|Brazil||TIEA CAA – pdf (119 KB)||7/20/2017||7/20/2017|
|Bulgaria6||DTC CAA||In Negotiations||In Negotiations|
|Canada||DTC CAA – pdf (120 KB)||6/7/2017||6/7/2017|
|Cayman Islands||TIEA CAA – pdf (295 KB)||3/8/2018||3/8/2018|
|Colombia||TIEA CAA – pdf (117 KB)||8/30/2017||8/30/2017|
|Croatia||MAC CAA – pdf (135 KB)||7/10/2018||7/10/2018|
|Curacao||TIEA CAA||In Negotiations||In Negotiations|
|Cyprus||DTC CAA||In Negotiations||In Negotiations|
|Czech Republic||DTC CAA – pdf (118 KB)||9/28/2017||10/25/2017|
|Denmark||DTC CAA – pdf (129 KB)||6/21/2017||6/21/2017|
|Estonia||DTC CAA – pdf (349 KB)||7/26/2017||4/25/2018|
|Finland||DTC CAA – pdf (289 KB)||9/27/2017||9/27/2017|
|France1 – 4 – 9||DTC CAA||In Negotiations||In Negotiations|
|Germany3 _ 5 – 8||DTC CAA||In Negotiations||In Negotiations|
|Gibraltar||TIEA CAA – pdf (296 KB)||12/18/2018||12/18/2018|
|Greece||DTC CAA – pdf (325 KB)||9/27/2017||5/21/2018|
|Guernsey||TIEA CAA – pdf (130 KB)||6/22/2017||12/19/2017|
|Hungary||DTC IGA – pdf (273 KB)|
DTC CAA – pdf (302 KB)
|Iceland||DTC CAA – pdf (117 KB)||5/5/2017||5/5/2017|
|Indonesia2||DTC CAA – pdf (114 KB)||6/13/2018||6/13/2018|
|Ireland||DTC CAA – pdf (289 KB)||6/15/2017||6/15/2017|
|Isle of Man||TIEA CAA – pdf (290 KB)||7/20/2017||7/20/2017|
|Israel||DTC CAA||In Negotiations||In Negotiations|
|Italy||DTC CAA – pdf (118 KB)||9/27/2017||9/27/2017|
|Jamaica||DTC CAA – pdf (117 KB)||7/20/2017||TBD|
|Japan||DTC CAA – pdf (118 KB)||10/12/2018||10/12/2018|
|Jersey||TIEA CAA – pdf (462 KB)||12/7/2017||12/7/2017|
|Latvia||DTC CAA – pdf (133 KB)||6/21/2017||6/21/2017|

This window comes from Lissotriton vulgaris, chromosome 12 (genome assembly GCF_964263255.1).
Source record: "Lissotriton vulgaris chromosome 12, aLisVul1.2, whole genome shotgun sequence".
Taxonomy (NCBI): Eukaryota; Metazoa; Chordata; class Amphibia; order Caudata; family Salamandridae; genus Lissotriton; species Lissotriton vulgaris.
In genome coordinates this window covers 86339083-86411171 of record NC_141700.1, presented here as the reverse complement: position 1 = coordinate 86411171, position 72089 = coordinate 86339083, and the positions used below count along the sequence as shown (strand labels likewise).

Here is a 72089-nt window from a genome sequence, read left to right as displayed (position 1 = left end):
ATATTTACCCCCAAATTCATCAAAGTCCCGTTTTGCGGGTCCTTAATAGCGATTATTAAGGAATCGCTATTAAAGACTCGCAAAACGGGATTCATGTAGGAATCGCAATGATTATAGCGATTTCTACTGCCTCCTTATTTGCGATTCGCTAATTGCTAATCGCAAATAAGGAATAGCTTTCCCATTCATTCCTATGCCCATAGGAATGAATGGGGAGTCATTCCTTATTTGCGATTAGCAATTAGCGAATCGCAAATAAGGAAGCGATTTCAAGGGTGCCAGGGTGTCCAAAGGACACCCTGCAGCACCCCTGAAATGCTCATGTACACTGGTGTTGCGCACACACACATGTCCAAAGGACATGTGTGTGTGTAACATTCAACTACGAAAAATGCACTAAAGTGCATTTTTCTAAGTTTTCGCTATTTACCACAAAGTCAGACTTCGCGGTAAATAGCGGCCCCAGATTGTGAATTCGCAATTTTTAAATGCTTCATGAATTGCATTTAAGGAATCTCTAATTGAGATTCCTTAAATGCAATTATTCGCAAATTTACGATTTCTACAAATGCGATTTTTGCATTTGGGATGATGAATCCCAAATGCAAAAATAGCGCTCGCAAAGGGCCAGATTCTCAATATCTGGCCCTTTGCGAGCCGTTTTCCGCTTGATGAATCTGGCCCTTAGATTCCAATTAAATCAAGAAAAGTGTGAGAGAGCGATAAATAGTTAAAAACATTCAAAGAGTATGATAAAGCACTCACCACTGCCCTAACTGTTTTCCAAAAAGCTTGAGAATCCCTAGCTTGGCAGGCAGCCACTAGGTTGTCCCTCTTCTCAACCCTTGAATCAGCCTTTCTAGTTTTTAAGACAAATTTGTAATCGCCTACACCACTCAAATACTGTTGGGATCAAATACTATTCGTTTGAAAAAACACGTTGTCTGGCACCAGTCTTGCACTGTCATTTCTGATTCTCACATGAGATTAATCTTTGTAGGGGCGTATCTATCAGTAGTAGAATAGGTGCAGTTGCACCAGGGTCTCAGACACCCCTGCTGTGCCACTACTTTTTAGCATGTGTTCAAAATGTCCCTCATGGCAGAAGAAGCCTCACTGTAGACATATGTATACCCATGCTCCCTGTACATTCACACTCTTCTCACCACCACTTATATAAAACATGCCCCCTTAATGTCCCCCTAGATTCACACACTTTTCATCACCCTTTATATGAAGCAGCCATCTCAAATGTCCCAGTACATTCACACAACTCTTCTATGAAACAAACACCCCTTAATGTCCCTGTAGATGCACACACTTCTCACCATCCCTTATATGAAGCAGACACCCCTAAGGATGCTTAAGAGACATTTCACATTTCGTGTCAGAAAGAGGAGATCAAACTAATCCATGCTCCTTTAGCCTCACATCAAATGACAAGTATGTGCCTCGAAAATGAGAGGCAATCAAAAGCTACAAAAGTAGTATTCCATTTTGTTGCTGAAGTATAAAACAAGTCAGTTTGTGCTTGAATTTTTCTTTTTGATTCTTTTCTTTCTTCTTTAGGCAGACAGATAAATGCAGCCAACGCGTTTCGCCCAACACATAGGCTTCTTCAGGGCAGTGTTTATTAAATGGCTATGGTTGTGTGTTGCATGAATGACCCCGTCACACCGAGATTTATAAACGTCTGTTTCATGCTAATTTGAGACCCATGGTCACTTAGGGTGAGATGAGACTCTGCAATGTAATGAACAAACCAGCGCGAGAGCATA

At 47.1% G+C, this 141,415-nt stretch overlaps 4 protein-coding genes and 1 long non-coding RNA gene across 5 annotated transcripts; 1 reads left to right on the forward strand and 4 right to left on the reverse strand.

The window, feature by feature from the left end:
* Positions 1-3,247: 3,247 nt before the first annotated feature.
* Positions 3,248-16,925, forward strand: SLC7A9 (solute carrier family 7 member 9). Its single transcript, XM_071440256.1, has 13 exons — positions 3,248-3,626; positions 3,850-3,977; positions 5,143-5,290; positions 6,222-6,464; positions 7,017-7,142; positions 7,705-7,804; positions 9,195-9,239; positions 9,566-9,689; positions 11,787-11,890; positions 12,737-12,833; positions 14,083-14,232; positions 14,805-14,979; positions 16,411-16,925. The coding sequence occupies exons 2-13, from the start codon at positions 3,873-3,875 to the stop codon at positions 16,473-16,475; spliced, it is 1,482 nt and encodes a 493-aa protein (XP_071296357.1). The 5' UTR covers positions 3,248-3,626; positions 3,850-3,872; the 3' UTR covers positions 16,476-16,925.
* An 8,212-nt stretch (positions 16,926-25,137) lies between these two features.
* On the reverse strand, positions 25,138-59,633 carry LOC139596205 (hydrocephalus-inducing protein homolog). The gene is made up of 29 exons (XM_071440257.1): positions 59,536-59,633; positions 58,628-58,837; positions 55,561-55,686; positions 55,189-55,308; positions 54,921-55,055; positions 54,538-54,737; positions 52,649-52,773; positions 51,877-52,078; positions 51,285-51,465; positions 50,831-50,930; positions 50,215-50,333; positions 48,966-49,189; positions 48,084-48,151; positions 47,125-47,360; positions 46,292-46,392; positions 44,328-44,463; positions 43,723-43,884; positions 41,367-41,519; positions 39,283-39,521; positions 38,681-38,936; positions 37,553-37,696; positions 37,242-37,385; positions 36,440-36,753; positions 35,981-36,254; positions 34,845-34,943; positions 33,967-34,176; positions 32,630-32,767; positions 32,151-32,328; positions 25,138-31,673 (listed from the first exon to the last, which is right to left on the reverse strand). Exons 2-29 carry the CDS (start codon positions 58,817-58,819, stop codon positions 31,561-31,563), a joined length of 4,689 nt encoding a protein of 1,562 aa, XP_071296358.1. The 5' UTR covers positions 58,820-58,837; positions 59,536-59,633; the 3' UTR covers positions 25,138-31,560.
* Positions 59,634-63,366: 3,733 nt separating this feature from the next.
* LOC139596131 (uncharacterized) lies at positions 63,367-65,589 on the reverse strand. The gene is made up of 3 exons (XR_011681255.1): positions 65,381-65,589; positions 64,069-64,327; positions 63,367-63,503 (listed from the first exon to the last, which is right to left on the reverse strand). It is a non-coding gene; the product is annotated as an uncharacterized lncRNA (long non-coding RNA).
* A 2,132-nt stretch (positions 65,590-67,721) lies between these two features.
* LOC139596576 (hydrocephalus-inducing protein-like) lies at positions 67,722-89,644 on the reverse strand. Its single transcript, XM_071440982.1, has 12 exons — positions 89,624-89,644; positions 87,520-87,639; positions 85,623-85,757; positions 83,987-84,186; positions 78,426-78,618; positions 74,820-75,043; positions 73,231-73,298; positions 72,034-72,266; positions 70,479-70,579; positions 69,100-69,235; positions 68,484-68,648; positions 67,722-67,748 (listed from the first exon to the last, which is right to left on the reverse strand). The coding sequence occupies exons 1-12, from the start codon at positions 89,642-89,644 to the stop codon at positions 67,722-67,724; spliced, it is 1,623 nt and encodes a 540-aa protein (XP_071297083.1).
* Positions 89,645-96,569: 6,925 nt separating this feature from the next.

|Liechtenstein||TIEA CAA – pdf (324 KB)||5/9/2018||12/19/2018|
|Lithuania||DTC CAA – pdf (492 KB)||8/30/2017||8/30/2017|
|Luxembourg||DTC CAA – pdf (117 KB)||10/18/2017||10/18/2017|
|Malta||DTC CAA – pdf (347 KB)||7/20/2017||12/19/2017|
|Mauritius||TIEA CAA – pdf (117 KB)||4/27/2018||4/27/2018|
|Mexico||DTC/TIEA CAA – pdf (120 KB)||10/19/2017||10/19/2017|
|Monaco||TIEA CAA||In Negotiations||In Negotiations|
|Netherlands||DTC CAA – pdf (168 KB)||4/11/2017||4/11/2017|
|New Zealand||DTC CAA – pdf (129 KB)||5/11/2017||5/11/2017|
|Norway||DTC CAA – pdf (134 KB)||4/26/2017||4/26/2017|
|Poland||DTC CAA – pdf (135 KB)||12/28/2017||12/28/2017|
|Portugal||DTC CAA – pdf (117 KB)||10/2/2017||10/2/2017|
|Republic of Korea||DTC CAA – pdf (115 KB)||6/22/2017||6/22/2017|
|Singapore||TIEA CAA||In Negotiations||In Negotiations|
|Slovakia||DTC CAA – pdf (118 KB)||6/21/2017||6/21/2017|
|Slovenia||DTC CAA – pdf (120KB)||6/4/2018||6/4/2018|
|South Africa||DTC CAA – pdf (119 KB)||5/26/2017||5/26/2017|
|Spain||DTC CAA – English pdf||12/19/2017||12/19/2017|
|Sweden||DTC CAA – pdf (121 KB)||9/28/2017||9/28/2017|
|United kingdom||DTC CAA – pdf (117 KB)||8/16/2017||8/16/2017|
Golding & Golding: About Our International Tax Law Firm
Golding & Golding specializes exclusively in international tax, and specifically IRS offshore disclosure.
We are the “go-to” firm for other Attorneys, CPAs, Enrolled Agents, Accountants, and Financial Professionals across the globe. Our attorneys have worked with thousands of clients on offshore disclosure matters, including FATCA & FBAR.
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Less than 1% of Tax Attorneys Nationwide Are Certified Specialists
Sean M. Golding is one of less than 350 Attorneys (out of more than 200,000 practicing California Attorneys) to earn the Certified Tax Law Specialist credential. The credential is awarded to less than 1% of Attorneys.
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Interested in Learning More?